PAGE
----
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The ultimate SQL-DSL: jOOQ in Scala

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The ultimate SQL-DSL: jOOQ in Scala

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I’ve recently come across some advertising for the new upcoming version of Scala IDE for Eclipse, which made me remember my college programming lessons at the EPFL Laboratoire des Méthodes de Programmation (LAMP), the origin of the Scala language. Back then, Scala appeared quite freaky. Very elegant, a bit inefficient, somewhat dogmatic. It was much more functional than object oriented, from what I recall, and Martin Odersky had a hard time agreeing that the key to success is to combine the two paradigms. But Scala has come a long way in the last 8 years. So I was wondering if jOOQ was portable to Scala. The answer amazes me:

jOOQ is 100% Scala-ready !!

Obviously, this is not due to jOOQ’s fluent API alone. It’s mostly because of how Scala was built on top of Java. Check out this piece of sample code:

package org.jooq.scala

import java.sql.Connection
import java.sql.DriverManager

// This makes integration of Java into Scala easier
import scala.collection.JavaConversions._

// Import all relevant things from jOOQ
import org.jooq.impl.Factory._
import org.jooq.util.maven.example.mysql.Test2Factory
import org.jooq.util.maven.example.mysql.Tables._

object Test {
  def main(args: Array[String]) {

    // This is business as usual. I guess there's
    // also a "Scala way" to do this...?
    Class.forName("com.mysql.jdbc.Driver");
    val connection = DriverManager.getConnection(
      "jdbc:mysql://localhost/test", "root", "");
    val create = new Test2Factory(connection);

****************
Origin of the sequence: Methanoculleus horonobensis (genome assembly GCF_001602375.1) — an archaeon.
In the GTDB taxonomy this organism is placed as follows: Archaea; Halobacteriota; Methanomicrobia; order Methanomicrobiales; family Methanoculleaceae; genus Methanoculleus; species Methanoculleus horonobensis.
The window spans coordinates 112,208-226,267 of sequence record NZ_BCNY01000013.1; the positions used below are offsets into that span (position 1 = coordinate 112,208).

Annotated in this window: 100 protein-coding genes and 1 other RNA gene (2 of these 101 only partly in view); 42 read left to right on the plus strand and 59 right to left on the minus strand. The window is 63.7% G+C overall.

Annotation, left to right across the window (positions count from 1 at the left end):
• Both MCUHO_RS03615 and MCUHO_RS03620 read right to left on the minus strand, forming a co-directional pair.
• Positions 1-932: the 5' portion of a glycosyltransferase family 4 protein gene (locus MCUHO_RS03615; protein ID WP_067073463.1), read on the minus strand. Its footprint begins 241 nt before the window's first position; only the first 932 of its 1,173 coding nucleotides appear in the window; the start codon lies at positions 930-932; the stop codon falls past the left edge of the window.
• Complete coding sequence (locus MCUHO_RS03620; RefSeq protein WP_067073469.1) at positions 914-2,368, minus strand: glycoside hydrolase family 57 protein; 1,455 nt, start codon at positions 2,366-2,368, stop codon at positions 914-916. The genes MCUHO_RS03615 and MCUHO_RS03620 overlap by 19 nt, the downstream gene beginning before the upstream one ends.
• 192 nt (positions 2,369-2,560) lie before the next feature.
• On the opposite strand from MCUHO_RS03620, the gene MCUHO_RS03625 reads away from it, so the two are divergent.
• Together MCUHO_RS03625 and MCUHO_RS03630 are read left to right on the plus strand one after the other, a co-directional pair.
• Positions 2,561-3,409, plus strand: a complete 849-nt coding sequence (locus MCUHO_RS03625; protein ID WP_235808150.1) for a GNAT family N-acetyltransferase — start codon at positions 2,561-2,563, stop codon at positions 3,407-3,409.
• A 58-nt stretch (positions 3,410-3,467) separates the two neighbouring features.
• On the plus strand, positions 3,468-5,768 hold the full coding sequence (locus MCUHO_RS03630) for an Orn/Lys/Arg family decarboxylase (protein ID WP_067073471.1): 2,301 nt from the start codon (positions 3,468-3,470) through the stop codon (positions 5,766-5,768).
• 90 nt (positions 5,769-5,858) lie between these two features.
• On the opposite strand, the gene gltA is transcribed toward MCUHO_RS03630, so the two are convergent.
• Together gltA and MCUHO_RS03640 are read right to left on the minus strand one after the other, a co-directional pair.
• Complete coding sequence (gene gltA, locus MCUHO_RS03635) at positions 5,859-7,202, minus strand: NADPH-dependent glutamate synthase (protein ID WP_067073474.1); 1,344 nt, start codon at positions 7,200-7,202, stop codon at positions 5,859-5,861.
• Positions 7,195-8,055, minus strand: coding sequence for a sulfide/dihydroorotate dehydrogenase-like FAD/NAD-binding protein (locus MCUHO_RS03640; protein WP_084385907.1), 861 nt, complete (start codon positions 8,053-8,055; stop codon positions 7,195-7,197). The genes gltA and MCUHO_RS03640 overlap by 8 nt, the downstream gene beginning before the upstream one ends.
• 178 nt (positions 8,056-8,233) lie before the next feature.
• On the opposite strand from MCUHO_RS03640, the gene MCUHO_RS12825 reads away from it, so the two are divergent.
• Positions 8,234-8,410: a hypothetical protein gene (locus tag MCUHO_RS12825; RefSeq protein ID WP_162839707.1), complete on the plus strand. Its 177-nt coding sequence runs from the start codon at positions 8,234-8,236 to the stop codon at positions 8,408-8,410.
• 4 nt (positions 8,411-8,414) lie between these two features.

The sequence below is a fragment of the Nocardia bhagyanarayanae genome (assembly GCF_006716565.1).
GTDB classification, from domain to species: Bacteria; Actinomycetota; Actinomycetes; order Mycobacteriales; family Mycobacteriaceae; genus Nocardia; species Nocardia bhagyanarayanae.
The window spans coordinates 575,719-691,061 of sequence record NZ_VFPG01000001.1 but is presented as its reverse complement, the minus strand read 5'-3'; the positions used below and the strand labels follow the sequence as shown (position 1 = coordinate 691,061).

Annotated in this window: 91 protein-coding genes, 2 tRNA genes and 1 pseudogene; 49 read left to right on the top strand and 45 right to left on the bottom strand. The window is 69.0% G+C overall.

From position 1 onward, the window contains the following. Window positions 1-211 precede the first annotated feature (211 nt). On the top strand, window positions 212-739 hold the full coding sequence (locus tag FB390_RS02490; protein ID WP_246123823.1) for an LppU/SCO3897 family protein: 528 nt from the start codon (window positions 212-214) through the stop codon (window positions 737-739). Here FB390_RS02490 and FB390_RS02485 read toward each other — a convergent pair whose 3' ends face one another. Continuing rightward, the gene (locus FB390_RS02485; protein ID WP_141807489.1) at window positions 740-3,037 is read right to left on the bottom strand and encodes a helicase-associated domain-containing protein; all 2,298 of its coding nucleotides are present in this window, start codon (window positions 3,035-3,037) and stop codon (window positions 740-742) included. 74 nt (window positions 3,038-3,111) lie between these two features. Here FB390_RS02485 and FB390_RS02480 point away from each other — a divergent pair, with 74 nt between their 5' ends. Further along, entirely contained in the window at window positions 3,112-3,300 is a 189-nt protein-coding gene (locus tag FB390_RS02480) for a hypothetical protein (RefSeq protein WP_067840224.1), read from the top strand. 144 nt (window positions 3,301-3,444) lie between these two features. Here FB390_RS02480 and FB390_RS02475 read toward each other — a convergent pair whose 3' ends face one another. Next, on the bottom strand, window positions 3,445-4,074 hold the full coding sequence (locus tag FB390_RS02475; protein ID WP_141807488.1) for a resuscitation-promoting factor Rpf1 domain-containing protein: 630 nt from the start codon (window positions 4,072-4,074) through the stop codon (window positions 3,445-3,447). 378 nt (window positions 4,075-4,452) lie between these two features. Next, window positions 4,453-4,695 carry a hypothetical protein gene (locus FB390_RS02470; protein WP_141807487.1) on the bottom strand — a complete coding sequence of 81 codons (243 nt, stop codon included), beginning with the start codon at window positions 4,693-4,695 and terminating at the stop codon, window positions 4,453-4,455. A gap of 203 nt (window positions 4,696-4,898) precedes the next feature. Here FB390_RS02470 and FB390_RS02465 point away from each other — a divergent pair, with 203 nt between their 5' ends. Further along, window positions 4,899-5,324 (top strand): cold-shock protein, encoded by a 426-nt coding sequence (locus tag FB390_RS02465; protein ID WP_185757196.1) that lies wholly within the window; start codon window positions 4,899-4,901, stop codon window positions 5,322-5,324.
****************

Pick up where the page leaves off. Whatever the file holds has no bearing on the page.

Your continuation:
// Fetch book titles and their respective authors into
    // a result, and print the result to the console. Wow!
    // If this doesn't feel like SQL to you...?
    val result = (create
      select (
          T_BOOK.TITLE as "book title",
          T_AUTHOR.FIRST_NAME as "author's first name",
          T_AUTHOR.LAST_NAME as "author's last name")
      from T_AUTHOR
      join T_BOOK on (T_AUTHOR.ID equal T_BOOK.AUTHOR_ID)
      where (T_AUTHOR.ID in (1, 2, 3))
      orderBy (T_AUTHOR.LAST_NAME asc) fetch)

    // Print the result to the console
    println(result)

    // Iterate over authors and the number of books they've written
    // Print each value to the console
    for (r <- (create
               select (T_AUTHOR.FIRST_NAME, T_AUTHOR.LAST_NAME, count)
               from T_AUTHOR
               join T_BOOK on (T_AUTHOR.ID equal T_BOOK.AUTHOR_ID)
               where (T_AUTHOR.ID in (1, 2, 3))
               groupBy (T_AUTHOR.FIRST_NAME, T_AUTHOR.LAST_NAME)
               orderBy (T_AUTHOR.LAST_NAME asc)
               fetch)) {

      // Accessing record data is just like in Java
      print(r.getValue(T_AUTHOR.FIRST_NAME))
      print(" ")
      print(r.getValue(T_AUTHOR.LAST_NAME))
      print(" wrote ")
      print(r.getValue(count))
      println(" books ")
    }
  }
}

As expected, the console contains this data

+------------+-------------------+------------------+
|book title  |author's first name|author's last name|
+------------+-------------------+------------------+
|O Alquimista|Paulo              |Coelho            |
|Brida       |Paulo              |Coelho            |
|1984        |George             |Orwell            |
|Animal Farm |George             |Orwell            |
+------------+-------------------+------------------+

Paulo Coelho wrote 2 books
George Orwell wrote 2 books

You get 2 in 1

With Scala, jOOQ’s fluent API looks even more like SQL than in Java. And you get 2 in 1:

  1. Typesafe querying, meaning that your SQL syntax is compiled
  2. Typesafe querying, meaning that your database schema is part of the code

The biggest drawback I can see so far is that Scala ships with new reserved words, such as val, a very important method in jOOQ. I guess that could be sorted out somehow. So Scala users and SQL enthusiasts! Please! Feedback :-)

 

From http://lukaseder.wordpress.com/2011/12/11/the-ultimate-sql-dsl-jooq-in-scala/

Microservices for Java, explained. Revitalize your legacy systems (and your career) with Reactive Microservices Architecture, a free O'Reilly book. Brought to you in partnership with Lightbend.

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